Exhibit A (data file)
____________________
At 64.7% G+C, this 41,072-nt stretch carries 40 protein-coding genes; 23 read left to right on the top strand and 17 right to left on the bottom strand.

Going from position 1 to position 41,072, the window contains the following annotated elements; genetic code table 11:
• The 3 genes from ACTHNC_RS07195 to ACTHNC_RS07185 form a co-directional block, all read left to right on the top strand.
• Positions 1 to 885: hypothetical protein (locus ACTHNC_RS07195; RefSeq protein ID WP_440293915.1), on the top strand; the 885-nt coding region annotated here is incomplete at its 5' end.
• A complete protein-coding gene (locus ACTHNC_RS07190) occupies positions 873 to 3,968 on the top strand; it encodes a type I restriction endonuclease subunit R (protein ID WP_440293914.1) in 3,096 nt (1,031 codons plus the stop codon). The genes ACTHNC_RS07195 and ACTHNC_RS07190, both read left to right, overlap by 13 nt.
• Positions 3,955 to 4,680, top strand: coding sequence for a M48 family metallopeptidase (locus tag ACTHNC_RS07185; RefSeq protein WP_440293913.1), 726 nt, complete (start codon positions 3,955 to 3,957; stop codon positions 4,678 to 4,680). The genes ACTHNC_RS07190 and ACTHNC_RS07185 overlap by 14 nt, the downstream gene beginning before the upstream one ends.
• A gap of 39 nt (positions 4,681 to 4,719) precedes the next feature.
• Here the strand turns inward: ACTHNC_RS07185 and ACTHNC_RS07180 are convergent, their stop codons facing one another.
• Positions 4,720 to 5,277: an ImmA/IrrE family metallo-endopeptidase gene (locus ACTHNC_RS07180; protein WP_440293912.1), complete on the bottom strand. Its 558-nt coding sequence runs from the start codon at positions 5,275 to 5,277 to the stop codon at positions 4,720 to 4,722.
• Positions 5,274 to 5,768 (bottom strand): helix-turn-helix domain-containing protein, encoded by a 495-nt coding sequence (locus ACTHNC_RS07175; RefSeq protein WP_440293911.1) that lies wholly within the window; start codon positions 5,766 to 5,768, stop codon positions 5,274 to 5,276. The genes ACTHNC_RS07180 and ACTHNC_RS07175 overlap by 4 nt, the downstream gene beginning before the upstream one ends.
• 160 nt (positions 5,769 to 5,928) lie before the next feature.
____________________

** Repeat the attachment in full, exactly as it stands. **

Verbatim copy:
At 64.7% G+C, this 41,072-nt stretch carries 40 protein-coding genes; 23 read left to right on the top strand and 17 right to left on the bottom strand.

Going from position 1 to position 41,072, the window contains the following annotated elements; genetic code table 11:
• The 3 genes from ACTHNC_RS07195 to ACTHNC_RS07185 form a co-directional block, all read left to right on the top strand.
• Positions 1 to 885: hypothetical protein (locus ACTHNC_RS07195; RefSeq protein ID WP_440293915.1), on the top strand; the 885-nt coding region annotated here is incomplete at its 5' end.
• A complete protein-coding gene (locus ACTHNC_RS07190) occupies positions 873 to 3,968 on the top strand; it encodes a type I restriction endonuclease subunit R (protein ID WP_440293914.1) in 3,096 nt (1,031 codons plus the stop codon). The genes ACTHNC_RS07195 and ACTHNC_RS07190, both read left to right, overlap by 13 nt.
• Positions 3,955 to 4,680, top strand: coding sequence for a M48 family metallopeptidase (locus tag ACTHNC_RS07185; RefSeq protein WP_440293913.1), 726 nt, complete (start codon positions 3,955 to 3,957; stop codon positions 4,678 to 4,680). The genes ACTHNC_RS07190 and ACTHNC_RS07185 overlap by 14 nt, the downstream gene beginning before the upstream one ends.
• A gap of 39 nt (positions 4,681 to 4,719) precedes the next feature.
• Here the strand turns inward: ACTHNC_RS07185 and ACTHNC_RS07180 are convergent, their stop codons facing one another.
• Positions 4,720 to 5,277: an ImmA/IrrE family metallo-endopeptidase gene (locus ACTHNC_RS07180; protein WP_440293912.1), complete on the bottom strand. Its 558-nt coding sequence runs from the start codon at positions 5,275 to 5,277 to the stop codon at positions 4,720 to 4,722.
• Positions 5,274 to 5,768 (bottom strand): helix-turn-helix domain-containing protein, encoded by a 495-nt coding sequence (locus ACTHNC_RS07175; RefSeq protein WP_440293911.1) that lies wholly within the window; start codon positions 5,766 to 5,768, stop codon positions 5,274 to 5,276. The genes ACTHNC_RS07180 and ACTHNC_RS07175 overlap by 4 nt, the downstream gene beginning before the upstream one ends.
• 160 nt (positions 5,769 to 5,928) lie before the next feature.